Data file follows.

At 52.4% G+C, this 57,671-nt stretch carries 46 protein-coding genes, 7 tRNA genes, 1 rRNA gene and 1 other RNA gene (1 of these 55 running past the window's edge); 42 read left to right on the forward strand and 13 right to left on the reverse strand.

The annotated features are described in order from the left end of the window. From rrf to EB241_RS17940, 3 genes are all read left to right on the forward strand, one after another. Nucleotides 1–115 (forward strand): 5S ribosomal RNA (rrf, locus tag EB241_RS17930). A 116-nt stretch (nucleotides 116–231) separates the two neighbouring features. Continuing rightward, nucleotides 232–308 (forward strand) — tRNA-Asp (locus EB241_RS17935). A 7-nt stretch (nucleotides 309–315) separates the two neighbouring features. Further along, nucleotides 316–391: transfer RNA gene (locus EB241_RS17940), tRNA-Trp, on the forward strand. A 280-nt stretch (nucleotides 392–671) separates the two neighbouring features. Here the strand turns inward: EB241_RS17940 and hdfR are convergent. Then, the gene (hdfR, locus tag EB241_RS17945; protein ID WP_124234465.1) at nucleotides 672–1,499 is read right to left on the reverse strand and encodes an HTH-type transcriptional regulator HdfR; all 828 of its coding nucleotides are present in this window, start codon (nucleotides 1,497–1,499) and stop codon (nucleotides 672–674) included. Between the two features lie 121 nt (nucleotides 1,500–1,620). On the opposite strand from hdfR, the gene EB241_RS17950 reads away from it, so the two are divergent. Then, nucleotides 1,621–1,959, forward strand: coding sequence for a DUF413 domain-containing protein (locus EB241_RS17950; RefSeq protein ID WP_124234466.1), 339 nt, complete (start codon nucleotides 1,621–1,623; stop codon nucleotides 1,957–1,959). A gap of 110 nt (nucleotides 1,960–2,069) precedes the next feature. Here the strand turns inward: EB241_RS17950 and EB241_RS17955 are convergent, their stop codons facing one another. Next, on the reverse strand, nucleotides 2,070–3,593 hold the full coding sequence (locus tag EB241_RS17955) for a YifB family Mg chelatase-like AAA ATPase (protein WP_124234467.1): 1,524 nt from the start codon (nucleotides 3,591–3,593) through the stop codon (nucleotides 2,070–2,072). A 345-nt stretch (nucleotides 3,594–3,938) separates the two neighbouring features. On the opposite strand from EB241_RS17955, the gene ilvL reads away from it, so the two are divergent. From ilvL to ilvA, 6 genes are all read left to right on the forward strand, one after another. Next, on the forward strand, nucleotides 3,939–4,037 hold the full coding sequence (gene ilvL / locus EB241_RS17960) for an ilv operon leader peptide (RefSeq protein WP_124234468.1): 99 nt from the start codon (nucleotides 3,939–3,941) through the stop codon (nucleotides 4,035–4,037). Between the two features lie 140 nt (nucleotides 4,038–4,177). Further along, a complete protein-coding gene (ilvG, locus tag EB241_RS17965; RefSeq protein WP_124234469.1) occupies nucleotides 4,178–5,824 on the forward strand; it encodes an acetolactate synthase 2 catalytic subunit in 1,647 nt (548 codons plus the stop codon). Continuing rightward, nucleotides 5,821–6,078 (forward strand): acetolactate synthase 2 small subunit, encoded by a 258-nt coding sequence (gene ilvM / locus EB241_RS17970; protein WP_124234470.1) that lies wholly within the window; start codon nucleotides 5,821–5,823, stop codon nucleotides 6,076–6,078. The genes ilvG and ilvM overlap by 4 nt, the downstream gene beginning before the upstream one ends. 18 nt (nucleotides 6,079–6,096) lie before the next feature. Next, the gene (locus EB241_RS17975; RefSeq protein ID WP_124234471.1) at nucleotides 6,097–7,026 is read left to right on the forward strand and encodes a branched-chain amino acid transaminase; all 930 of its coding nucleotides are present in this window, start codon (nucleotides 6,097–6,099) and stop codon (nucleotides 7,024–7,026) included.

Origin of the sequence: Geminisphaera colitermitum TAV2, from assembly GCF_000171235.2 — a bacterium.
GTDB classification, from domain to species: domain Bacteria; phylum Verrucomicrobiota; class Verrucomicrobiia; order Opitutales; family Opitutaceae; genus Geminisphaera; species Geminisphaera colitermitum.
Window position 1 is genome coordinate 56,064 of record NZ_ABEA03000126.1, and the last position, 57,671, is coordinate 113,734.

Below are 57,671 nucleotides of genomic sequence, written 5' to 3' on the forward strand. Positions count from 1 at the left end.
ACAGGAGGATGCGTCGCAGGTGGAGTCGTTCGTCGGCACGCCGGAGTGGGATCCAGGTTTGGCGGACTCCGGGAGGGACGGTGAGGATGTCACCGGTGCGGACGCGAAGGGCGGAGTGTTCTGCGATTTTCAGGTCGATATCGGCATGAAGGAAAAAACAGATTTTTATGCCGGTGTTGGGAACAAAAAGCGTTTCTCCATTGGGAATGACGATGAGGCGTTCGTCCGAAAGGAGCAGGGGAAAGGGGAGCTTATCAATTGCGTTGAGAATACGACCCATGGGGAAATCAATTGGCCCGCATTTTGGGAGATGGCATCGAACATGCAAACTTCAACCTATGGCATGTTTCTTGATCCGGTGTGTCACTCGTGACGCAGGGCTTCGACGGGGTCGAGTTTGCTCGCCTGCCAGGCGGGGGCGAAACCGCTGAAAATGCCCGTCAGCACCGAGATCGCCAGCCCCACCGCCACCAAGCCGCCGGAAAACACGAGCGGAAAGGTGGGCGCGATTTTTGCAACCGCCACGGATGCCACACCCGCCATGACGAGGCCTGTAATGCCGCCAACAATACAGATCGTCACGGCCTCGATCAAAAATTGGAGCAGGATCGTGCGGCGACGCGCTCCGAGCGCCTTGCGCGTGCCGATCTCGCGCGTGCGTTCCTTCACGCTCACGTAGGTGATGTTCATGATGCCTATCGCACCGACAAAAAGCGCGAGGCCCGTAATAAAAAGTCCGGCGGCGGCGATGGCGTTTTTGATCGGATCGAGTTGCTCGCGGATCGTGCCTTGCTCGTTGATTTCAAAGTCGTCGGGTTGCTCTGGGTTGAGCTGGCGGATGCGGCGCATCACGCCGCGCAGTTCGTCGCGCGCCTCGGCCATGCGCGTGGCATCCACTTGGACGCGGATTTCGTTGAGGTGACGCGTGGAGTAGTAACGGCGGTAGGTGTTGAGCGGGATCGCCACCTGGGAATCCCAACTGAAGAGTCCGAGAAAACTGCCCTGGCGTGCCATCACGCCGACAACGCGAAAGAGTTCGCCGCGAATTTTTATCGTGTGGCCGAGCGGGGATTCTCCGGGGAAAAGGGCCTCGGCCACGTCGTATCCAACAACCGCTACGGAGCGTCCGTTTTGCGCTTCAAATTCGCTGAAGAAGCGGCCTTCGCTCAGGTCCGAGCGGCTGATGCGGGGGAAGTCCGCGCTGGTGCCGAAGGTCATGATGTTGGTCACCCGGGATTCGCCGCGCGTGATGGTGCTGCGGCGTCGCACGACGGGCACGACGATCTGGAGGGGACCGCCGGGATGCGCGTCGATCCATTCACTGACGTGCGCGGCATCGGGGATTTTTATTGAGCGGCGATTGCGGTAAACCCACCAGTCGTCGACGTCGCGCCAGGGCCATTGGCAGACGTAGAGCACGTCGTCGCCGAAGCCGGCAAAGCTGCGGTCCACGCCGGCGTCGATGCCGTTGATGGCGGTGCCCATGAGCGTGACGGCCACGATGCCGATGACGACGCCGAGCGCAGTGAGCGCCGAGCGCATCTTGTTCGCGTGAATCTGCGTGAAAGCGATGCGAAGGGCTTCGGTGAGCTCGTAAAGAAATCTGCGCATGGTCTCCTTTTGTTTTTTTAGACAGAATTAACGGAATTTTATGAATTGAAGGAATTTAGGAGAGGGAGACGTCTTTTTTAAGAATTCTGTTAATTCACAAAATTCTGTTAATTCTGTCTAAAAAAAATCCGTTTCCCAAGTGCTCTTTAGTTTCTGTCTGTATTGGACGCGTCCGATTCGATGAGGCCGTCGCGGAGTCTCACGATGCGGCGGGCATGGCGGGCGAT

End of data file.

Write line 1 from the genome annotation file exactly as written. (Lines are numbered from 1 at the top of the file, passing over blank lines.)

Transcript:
At 52.4% G+C, this 57,671-nt stretch carries 46 protein-coding genes, 7 tRNA genes, 1 rRNA gene and 1 other RNA gene (1 of these 55 running past the window's edge); 42 read left to right on the forward strand and 13 right to left on the reverse strand.